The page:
As I have watched .NET mature over the last 10 years, and watch developers get more immersed in the technology that is not so "new" like it was in the early 2000's, a lot of focus has shifted to incorporating more advanced architectures like MVC, MVP, MVVM, and DDD and project methodologies like Agile. I personally think this is all great stuff, and am enjoying the whole community blossom and grow on a broad scale like never before.
Unfortunately where as implementing a new application architecture is a 'behind-the-scenes' decision not having a direct impact to the end client, changing the way we run our projects most certainly does. Enter Agile. This is not new either, but it is gaining acceptance in .NET shops and being used by my estimation at a rapid pace, and for good reason.
The "Waterfall" model or even Iterative development or "Mini-Waterfalls" still have their challenges, a lot of which I feel are solved by Agile Project Management. However as mentioned above attempting to run projects using Agile involves heavy participation by the customer and a paradigm shift in thinking. This change is not as difficult for software development teams as it is for the customers because we are technical and think methodically in nature so it is a good fit.
The abandonment of having that 'bulls-eye' finish date or being able to say "Here is what I want, see you in 6 months!" is too much to digest for many customers. I heard once that if anyone ever asks "When will the project be all done?", the response should be "Next year on May 24th at 2:38 P.M.." This in turn should make a question arise like, "Geeze, how do you know the time so preciously?", and in turn gets "Exactly, we can't and we don't provide that specific of a date."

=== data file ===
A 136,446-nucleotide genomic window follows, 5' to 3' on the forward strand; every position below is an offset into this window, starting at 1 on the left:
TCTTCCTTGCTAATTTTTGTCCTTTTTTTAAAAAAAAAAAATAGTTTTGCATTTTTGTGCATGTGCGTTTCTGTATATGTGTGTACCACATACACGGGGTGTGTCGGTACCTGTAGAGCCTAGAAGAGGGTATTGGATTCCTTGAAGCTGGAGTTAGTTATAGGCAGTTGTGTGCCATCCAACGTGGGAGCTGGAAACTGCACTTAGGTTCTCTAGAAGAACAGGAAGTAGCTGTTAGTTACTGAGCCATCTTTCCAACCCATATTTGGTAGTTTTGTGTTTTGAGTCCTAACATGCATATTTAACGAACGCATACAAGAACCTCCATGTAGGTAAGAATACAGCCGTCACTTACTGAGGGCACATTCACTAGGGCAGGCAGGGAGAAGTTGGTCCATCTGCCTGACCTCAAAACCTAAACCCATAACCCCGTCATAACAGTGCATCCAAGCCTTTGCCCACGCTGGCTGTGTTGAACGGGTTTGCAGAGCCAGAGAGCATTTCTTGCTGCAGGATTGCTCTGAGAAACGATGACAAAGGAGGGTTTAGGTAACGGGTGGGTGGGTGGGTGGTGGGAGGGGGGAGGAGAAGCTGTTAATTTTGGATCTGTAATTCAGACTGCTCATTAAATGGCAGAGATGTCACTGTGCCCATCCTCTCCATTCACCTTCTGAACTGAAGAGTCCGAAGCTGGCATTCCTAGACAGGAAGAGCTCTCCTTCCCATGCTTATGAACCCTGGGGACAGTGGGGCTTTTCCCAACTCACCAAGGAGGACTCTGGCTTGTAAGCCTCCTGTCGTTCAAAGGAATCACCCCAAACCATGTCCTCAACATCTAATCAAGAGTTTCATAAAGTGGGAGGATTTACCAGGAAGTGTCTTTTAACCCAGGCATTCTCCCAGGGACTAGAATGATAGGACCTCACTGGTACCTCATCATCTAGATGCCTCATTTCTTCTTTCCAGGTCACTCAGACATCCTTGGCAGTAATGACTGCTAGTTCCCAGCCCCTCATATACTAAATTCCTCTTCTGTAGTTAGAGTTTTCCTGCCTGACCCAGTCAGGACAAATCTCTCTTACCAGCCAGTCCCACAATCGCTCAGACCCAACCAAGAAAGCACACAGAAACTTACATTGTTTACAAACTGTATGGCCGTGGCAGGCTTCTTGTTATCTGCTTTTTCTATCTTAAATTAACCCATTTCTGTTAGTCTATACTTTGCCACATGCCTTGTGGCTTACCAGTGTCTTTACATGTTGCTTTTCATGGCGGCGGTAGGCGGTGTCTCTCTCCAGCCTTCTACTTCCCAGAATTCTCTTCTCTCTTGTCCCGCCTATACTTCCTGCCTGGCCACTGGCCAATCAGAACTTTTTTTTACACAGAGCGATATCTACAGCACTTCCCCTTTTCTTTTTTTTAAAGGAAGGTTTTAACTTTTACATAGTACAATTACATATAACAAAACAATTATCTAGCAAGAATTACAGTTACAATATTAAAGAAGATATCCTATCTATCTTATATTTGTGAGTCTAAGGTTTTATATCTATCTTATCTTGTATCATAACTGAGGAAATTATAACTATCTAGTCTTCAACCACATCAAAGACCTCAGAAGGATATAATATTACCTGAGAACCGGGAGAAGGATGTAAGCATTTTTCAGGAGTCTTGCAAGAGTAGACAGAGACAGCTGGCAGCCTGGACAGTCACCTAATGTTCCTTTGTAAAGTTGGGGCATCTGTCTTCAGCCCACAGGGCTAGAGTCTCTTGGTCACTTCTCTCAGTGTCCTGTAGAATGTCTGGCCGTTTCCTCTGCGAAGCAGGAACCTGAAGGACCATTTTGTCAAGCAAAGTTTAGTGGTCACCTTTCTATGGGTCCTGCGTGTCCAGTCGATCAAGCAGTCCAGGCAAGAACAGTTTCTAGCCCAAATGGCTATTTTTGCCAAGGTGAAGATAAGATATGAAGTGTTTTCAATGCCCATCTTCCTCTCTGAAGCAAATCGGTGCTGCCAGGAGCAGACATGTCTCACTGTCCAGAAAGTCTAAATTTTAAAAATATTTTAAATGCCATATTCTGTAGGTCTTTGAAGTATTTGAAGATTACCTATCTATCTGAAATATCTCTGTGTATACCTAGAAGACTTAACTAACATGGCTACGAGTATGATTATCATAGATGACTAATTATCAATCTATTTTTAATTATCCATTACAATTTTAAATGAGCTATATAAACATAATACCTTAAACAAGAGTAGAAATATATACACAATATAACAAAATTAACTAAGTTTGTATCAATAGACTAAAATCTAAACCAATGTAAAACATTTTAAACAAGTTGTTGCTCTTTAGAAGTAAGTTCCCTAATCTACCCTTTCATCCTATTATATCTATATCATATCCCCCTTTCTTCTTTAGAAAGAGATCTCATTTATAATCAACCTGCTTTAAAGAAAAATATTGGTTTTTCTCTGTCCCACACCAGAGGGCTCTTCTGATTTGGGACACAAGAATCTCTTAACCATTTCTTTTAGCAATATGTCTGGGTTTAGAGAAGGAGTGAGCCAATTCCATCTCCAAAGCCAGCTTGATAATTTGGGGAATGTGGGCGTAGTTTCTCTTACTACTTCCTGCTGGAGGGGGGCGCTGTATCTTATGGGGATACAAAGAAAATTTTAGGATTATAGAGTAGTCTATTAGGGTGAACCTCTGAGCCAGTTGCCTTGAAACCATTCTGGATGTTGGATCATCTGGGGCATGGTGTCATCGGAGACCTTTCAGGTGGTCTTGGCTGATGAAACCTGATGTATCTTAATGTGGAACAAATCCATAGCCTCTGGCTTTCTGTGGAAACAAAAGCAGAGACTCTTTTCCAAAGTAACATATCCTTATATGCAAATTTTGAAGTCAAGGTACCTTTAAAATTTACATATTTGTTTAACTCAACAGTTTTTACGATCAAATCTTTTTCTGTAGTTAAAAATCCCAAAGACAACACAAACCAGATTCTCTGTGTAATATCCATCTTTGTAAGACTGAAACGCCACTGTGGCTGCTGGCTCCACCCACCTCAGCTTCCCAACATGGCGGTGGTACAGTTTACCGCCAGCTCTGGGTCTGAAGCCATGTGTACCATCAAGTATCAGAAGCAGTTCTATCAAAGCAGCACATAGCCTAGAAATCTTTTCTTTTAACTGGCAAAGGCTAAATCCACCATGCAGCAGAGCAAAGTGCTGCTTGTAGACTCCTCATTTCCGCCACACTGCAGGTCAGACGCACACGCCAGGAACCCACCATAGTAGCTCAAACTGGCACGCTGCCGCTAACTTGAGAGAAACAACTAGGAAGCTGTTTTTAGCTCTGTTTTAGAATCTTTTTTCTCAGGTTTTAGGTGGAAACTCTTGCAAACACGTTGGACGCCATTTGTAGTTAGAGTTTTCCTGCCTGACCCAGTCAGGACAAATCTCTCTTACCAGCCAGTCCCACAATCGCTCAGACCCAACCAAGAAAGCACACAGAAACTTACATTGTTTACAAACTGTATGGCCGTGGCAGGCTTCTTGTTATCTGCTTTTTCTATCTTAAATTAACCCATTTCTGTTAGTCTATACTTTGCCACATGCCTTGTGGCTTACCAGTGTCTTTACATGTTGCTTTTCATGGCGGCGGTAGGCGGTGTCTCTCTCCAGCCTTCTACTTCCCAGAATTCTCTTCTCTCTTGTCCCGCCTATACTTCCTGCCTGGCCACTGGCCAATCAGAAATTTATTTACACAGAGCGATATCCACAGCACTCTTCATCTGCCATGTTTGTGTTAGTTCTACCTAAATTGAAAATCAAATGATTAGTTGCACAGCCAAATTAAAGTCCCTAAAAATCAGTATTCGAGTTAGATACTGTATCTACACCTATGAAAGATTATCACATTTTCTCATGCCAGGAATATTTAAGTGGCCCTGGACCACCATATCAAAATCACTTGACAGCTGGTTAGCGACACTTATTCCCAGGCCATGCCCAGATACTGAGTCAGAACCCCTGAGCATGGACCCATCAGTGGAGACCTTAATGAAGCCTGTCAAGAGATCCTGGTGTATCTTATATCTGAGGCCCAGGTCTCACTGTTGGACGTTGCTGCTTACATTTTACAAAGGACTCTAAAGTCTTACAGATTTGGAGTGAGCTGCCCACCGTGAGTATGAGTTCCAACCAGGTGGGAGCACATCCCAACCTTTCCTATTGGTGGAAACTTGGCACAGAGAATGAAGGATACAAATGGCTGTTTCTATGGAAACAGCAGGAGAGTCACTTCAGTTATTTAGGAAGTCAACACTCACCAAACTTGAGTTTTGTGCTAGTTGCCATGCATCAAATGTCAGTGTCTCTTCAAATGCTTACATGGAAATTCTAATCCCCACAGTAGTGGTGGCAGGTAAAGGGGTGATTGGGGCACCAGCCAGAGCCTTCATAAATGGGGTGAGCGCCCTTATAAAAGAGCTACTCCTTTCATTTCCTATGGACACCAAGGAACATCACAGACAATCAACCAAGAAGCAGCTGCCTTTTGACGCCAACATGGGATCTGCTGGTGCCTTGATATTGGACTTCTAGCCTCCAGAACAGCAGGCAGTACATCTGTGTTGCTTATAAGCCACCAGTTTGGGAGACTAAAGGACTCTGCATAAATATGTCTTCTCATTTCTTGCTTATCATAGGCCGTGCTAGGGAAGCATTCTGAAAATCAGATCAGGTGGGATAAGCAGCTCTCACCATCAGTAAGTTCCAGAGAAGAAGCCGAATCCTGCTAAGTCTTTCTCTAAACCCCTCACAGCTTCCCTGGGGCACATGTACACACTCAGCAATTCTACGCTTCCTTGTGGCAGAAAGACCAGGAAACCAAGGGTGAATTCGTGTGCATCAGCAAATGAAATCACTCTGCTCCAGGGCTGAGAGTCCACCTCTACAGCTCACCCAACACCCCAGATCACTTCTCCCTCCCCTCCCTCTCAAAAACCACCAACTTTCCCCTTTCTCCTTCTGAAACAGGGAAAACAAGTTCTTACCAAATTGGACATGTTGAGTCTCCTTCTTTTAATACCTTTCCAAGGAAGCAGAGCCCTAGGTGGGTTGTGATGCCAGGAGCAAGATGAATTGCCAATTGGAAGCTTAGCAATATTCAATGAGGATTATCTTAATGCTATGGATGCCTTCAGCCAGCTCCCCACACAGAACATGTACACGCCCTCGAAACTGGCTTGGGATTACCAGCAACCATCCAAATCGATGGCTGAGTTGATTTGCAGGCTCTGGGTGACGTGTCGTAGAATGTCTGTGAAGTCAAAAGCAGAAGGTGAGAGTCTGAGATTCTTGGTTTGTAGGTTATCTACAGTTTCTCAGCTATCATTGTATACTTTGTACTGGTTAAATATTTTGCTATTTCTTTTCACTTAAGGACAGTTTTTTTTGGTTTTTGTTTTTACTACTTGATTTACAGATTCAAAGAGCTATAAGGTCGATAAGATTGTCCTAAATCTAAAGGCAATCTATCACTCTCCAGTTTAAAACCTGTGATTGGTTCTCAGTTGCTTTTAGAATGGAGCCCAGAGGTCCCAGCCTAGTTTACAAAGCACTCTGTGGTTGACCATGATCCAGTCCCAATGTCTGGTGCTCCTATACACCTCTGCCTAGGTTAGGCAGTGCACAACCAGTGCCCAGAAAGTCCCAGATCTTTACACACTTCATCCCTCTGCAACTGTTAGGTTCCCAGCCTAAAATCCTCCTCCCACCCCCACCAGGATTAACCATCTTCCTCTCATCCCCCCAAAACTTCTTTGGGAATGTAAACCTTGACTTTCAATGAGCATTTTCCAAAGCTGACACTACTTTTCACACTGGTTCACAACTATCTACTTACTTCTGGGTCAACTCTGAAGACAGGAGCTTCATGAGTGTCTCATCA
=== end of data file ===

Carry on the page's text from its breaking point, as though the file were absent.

Shifting from any type of traditional Waterfall to Agile takes total commitment and backing from both software development teams, management, and the customers. If any part of this commitment fails then it will probably not end up in success. As I heard at VSLive! and on some MSDN webcasts, try not to become a "We do Agile Scrum but, ...." team. There are no "buts", just commitment to doing it right. I hear this common theme often, and always present the question: "But how do we get Management and the Customers to buy into this shift in thinking and managing projects?" The answer: "Terrific question, and it's hard. There is no single answer to that." Magic and persuasion I suppose.
Truly technical shops or large IT organizations have probably already adapted Agile methodologies on the software development teams knowing of its success to creating high performance software development teams that are constantly communicating and delivering. However the less technical companies or ones that have a compressed management style used to having things done the old fashioned way will have an uphill battle implementing Agile.
Which leads me to the best part of this post. At VSLive! in Orlando last December the instructor of a TFS course shared a link on YouTube called "I want to run an agile project." It pretty much highlights perfectly the challenges associated with implementing Agile Project Management. If you are a software developer that has struggled with any of these challenges or have interest in Agile development, watching the link below offers a lot of head nodding and laughs. Super big thanks to the creators as they hit the nail on the head and presented this perfectly!